Racing toward the Invictus Games this September
Team Australia cyclists took to the streets of Adelaide between May 11 and 15, to ramp up their preparations for Invictus Games, Dusseldorf 2023.
Able Seaman Taryn Dickens is one of nine cyclists set to thrive at the games this September and described the training camp as a great way to get to know each other and have some fun.
“Having a big team at camps is really good but, in smaller groups, we spend quality time together and learn how best to support each other,” she said.
The training camp involved skills training, fitness assessments, power testing, maximal oxygen consumption, and strength and endurance testing, with the help of the Invictus Pathways Program run by the University of South Australia.
With no rehabilitation available for her vision loss, Able Seaman Dickens turned her attention to cycling to give her focus, routine and something to keep her mind in check.
“I like having something to focus on, with short term being the team training camps and long term being the Games,” she said.
Able Seaman Dickens started cycling in her mid-20s but said when her vision deteriorated she used the sport to support her wellbeing.
“It’s low impact and makes you push yourself as you always need to get yourself back from where you came from; no one is going to push you,” she said.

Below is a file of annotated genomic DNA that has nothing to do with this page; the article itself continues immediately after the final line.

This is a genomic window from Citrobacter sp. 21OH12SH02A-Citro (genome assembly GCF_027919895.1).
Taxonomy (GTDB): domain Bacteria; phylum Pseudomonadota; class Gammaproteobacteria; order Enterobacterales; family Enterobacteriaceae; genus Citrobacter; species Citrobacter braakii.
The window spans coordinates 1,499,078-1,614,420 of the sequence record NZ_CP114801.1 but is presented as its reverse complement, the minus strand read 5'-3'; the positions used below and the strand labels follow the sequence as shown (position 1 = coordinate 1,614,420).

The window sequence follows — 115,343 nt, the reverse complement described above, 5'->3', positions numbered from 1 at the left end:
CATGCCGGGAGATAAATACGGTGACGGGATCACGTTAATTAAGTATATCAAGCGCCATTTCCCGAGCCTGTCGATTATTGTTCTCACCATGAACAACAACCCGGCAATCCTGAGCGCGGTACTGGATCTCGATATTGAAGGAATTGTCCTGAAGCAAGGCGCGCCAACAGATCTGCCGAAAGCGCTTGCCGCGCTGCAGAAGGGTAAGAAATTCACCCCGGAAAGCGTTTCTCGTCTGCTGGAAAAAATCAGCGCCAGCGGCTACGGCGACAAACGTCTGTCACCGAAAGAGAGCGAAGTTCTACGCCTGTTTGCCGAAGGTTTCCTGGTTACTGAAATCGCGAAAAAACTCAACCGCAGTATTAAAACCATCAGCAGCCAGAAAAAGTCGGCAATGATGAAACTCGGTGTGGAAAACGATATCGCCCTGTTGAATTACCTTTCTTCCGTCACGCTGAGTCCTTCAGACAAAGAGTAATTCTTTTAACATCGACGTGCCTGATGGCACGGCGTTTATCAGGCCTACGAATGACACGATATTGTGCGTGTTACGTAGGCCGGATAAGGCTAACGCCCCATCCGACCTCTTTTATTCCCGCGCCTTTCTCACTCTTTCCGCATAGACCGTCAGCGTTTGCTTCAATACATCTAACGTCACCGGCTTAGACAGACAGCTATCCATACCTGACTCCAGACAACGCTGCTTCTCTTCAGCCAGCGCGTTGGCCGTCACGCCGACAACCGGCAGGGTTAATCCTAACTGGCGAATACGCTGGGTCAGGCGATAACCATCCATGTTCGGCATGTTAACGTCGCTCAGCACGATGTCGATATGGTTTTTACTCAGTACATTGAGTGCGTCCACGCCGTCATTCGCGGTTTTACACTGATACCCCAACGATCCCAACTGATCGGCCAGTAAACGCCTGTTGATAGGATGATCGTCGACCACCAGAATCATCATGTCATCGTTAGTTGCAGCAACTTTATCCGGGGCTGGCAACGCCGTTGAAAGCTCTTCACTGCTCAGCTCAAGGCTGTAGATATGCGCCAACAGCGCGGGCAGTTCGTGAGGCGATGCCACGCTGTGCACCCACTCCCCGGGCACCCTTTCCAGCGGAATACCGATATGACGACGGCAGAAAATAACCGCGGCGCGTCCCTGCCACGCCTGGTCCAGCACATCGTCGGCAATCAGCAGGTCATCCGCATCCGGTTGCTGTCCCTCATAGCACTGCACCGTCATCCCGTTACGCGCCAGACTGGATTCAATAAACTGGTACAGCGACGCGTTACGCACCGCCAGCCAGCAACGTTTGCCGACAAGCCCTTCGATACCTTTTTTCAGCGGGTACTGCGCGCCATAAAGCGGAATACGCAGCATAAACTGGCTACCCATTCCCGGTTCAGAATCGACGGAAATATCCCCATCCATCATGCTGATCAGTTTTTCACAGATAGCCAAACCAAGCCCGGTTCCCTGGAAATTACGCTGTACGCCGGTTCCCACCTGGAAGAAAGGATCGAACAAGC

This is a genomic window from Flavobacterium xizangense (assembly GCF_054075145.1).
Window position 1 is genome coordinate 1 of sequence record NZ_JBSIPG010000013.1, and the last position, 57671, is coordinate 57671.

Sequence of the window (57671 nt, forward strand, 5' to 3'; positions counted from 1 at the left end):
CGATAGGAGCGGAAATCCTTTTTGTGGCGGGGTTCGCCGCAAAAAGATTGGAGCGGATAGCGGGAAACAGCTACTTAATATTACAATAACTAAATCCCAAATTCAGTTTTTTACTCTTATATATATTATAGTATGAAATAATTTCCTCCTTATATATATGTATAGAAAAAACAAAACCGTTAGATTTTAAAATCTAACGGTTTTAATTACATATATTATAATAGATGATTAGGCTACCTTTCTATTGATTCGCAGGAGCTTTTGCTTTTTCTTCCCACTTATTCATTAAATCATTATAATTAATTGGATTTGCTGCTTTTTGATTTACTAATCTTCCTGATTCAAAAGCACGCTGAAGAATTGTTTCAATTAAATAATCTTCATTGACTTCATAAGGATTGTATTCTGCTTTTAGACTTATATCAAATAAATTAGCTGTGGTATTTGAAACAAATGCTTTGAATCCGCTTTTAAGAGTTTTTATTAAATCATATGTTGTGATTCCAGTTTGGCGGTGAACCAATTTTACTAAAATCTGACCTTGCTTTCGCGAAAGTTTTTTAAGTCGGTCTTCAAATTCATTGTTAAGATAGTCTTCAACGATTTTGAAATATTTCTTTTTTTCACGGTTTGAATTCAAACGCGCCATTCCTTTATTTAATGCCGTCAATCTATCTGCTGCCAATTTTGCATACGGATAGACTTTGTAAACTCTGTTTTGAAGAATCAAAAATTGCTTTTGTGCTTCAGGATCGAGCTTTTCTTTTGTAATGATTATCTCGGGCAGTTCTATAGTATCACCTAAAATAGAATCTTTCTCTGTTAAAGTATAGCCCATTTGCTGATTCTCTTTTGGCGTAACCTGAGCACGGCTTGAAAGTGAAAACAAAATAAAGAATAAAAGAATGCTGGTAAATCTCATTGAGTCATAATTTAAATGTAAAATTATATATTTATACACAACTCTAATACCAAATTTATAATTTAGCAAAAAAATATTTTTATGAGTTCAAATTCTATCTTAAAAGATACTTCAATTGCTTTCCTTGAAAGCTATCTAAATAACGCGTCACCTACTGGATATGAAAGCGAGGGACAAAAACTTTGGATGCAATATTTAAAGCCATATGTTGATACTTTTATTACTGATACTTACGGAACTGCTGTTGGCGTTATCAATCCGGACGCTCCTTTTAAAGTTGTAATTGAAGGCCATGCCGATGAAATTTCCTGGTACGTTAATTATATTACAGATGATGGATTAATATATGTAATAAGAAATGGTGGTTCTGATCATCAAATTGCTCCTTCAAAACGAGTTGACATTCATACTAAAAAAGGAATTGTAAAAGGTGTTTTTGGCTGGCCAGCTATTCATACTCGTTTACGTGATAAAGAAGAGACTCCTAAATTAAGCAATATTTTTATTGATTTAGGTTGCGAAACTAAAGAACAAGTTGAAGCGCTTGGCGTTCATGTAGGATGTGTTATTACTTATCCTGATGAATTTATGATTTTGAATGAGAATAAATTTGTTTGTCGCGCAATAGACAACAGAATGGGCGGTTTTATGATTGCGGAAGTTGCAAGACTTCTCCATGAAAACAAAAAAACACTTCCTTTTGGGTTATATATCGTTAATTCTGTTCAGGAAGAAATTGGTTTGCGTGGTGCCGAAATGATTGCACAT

“I have been doing lots of training, trying to better my diet and prioritise quality sleep as I lead up to the Games,” she said.
The thing Able Seaman Dickens is most looking forward to is taking her brother and nephew to the Games.
“I think it’s a really special part of what Invictus Games offers. You can take friends and family to places they may not have been; they get to watch you compete and be part of the broader Australian team,” she said.
“Our families have supported us so it’s nice to share the experience with them.”
Able Seaman Dickens said having coaching advice and support on hand has also been one of the highlights of being part of the team.
“Until now I have just trained myself and done well as I am quite fit, but it’s so nice having some support. It really takes the pressure off,” she said.
Able Seaman Dickens is just one of the 31 serving and former serving wounded, injured and ill military personnel who will represent Australia at this year’s Games.
Competitor biographies are online at here
Article written by Squadron Leader Amanda Scott